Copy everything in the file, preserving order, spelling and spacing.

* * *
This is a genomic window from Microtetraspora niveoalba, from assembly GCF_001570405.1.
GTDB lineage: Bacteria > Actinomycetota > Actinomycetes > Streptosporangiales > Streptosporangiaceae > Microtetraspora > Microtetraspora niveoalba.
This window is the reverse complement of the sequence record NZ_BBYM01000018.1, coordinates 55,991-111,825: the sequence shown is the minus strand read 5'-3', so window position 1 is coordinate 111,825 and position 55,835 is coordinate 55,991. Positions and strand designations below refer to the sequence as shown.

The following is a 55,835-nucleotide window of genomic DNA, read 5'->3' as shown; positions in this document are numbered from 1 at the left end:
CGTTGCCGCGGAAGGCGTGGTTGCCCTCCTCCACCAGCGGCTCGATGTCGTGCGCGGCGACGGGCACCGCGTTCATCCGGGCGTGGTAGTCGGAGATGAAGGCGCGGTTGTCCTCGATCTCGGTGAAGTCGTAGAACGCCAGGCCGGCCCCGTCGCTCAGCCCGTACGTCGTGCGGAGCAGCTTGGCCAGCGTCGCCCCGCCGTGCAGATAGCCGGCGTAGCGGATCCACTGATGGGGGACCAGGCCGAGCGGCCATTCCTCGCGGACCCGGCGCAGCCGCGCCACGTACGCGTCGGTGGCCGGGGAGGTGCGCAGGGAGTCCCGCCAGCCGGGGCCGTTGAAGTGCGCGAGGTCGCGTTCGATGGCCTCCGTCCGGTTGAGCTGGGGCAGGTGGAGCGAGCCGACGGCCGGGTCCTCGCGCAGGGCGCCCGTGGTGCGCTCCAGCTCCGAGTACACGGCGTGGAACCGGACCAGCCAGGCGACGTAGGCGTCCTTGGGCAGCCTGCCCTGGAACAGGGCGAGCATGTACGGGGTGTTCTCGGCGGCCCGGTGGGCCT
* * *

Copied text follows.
This is a genomic window from Microtetraspora niveoalba, from assembly GCF_001570405.1.
GTDB lineage: Bacteria > Actinomycetota > Actinomycetes > Streptosporangiales > Streptosporangiaceae > Microtetraspora > Microtetraspora niveoalba.
This window is the reverse complement of the sequence record NZ_BBYM01000018.1, coordinates 55,991-111,825: the sequence shown is the minus strand read 5'-3', so window position 1 is coordinate 111,825 and position 55,835 is coordinate 55,991. Positions and strand designations below refer to the sequence as shown.

The following is a 55,835-nucleotide window of genomic DNA, read 5'->3' as shown; positions in this document are numbered from 1 at the left end:
CGTTGCCGCGGAAGGCGTGGTTGCCCTCCTCCACCAGCGGCTCGATGTCGTGCGCGGCGACGGGCACCGCGTTCATCCGGGCGTGGTAGTCGGAGATGAAGGCGCGGTTGTCCTCGATCTCGGTGAAGTCGTAGAACGCCAGGCCGGCCCCGTCGCTCAGCCCGTACGTCGTGCGGAGCAGCTTGGCCAGCGTCGCCCCGCCGTGCAGATAGCCGGCGTAGCGGATCCACTGATGGGGGACCAGGCCGAGCGGCCATTCCTCGCGGACCCGGCGCAGCCGCGCCACGTACGCGTCGGTGGCCGGGGAGGTGCGCAGGGAGTCCCGCCAGCCGGGGCCGTTGAAGTGCGCGAGGTCGCGTTCGATGGCCTCCGTCCGGTTGAGCTGGGGCAGGTGGAGCGAGCCGACGGCCGGGTCCTCGCGCAGGGCGCCCGTGGTGCGCTCCAGCTCCGAGTACACGGCGTGGAACCGGACCAGCCAGGCGACGTAGGCGTCCTTGGGCAGCCTGCCCTGGAACAGGGCGAGCATGTACGGGGTGTTCTCGGCGGCCCGGTGGGCCT